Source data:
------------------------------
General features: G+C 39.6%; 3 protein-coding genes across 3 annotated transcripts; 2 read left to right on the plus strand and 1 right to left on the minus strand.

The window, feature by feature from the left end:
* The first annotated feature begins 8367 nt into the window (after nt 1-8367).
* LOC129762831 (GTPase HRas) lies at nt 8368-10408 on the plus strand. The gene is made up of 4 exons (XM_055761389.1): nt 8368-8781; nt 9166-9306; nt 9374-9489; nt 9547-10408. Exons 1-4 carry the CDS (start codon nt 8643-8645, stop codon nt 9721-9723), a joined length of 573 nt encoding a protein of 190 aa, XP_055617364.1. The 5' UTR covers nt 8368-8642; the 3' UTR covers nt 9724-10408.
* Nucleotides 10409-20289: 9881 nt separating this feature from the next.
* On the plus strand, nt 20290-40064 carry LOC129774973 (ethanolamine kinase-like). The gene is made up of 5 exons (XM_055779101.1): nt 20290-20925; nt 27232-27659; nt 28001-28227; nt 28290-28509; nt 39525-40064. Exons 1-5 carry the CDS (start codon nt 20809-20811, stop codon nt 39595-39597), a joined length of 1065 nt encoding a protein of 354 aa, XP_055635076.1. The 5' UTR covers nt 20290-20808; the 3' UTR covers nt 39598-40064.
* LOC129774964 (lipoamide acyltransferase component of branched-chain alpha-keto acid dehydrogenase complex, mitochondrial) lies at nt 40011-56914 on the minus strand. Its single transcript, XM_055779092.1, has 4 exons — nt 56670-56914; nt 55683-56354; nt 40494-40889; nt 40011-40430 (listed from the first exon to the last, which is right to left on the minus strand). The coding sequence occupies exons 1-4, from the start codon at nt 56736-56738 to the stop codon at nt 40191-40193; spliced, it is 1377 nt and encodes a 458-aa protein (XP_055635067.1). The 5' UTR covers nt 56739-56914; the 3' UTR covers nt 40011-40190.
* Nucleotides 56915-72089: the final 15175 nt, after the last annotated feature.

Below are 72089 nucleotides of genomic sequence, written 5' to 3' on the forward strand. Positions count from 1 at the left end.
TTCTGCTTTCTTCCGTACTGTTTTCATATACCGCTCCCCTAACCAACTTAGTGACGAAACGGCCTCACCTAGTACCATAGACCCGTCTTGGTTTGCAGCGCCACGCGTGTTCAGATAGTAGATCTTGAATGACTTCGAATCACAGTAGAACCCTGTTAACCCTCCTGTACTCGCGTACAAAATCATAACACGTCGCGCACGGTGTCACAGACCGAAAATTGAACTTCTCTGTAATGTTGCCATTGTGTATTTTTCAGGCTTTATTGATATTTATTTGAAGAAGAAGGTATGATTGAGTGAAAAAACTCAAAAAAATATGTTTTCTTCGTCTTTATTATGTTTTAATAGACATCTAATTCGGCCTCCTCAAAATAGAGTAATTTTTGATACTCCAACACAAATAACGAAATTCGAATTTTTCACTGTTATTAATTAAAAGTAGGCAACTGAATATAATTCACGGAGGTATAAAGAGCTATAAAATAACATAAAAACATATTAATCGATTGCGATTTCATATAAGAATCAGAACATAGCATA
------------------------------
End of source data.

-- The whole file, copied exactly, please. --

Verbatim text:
General features: G+C 39.6%; 3 protein-coding genes across 3 annotated transcripts; 2 read left to right on the plus strand and 1 right to left on the minus strand.

The window, feature by feature from the left end:
* The first annotated feature begins 8367 nt into the window (after nt 1-8367).
* LOC129762831 (GTPase HRas) lies at nt 8368-10408 on the plus strand. The gene is made up of 4 exons (XM_055761389.1): nt 8368-8781; nt 9166-9306; nt 9374-9489; nt 9547-10408. Exons 1-4 carry the CDS (start codon nt 8643-8645, stop codon nt 9721-9723), a joined length of 573 nt encoding a protein of 190 aa, XP_055617364.1. The 5' UTR covers nt 8368-8642; the 3' UTR covers nt 9724-10408.
* Nucleotides 10409-20289: 9881 nt separating this feature from the next.
* On the plus strand, nt 20290-40064 carry LOC129774973 (ethanolamine kinase-like). The gene is made up of 5 exons (XM_055779101.1): nt 20290-20925; nt 27232-27659; nt 28001-28227; nt 28290-28509; nt 39525-40064. Exons 1-5 carry the CDS (start codon nt 20809-20811, stop codon nt 39595-39597), a joined length of 1065 nt encoding a protein of 354 aa, XP_055635076.1. The 5' UTR covers nt 20290-20808; the 3' UTR covers nt 39598-40064.
* LOC129774964 (lipoamide acyltransferase component of branched-chain alpha-keto acid dehydrogenase complex, mitochondrial) lies at nt 40011-56914 on the minus strand. Its single transcript, XM_055779092.1, has 4 exons — nt 56670-56914; nt 55683-56354; nt 40494-40889; nt 40011-40430 (listed from the first exon to the last, which is right to left on the minus strand). The coding sequence occupies exons 1-4, from the start codon at nt 56736-56738 to the stop codon at nt 40191-40193; spliced, it is 1377 nt and encodes a 458-aa protein (XP_055635067.1). The 5' UTR covers nt 56739-56914; the 3' UTR covers nt 40011-40190.
* Nucleotides 56915-72089: the final 15175 nt, after the last annotated feature.

Below are 72089 nucleotides of genomic sequence, written 5' to 3' on the forward strand. Positions count from 1 at the left end.
TTCTGCTTTCTTCCGTACTGTTTTCATATACCGCTCCCCTAACCAACTTAGTGACGAAACGGCCTCACCTAGTACCATAGACCCGTCTTGGTTTGCAGCGCCACGCGTGTTCAGATAGTAGATCTTGAATGACTTCGAATCACAGTAGAACCCTGTTAACCCTCCTGTACTCGCGTACAAAATCATAACACGTCGCGCACGGTGTCACAGACCGAAAATTGAACTTCTCTGTAATGTTGCCATTGTGTATTTTTCAGGCTTTATTGATATTTATTTGAAGAAGAAGGTATGATTGAGTGAAAAAACTCAAAAAAATATGTTTTCTTCGTCTTTATTATGTTTTAATAGACATCTAATTCGGCCTCCTCAAAATAGAGTAATTTTTGATACTCCAACACAAATAACGAAATTCGAATTTTTCACTGTTATTAATTAAAAGTAGGCAACTGAATATAATTCACGGAGGTATAAAGAGCTATAAAATAACATAAAAACATATTAATCGATTGCGATTTCATATAAGAATCAGAACATAGCATA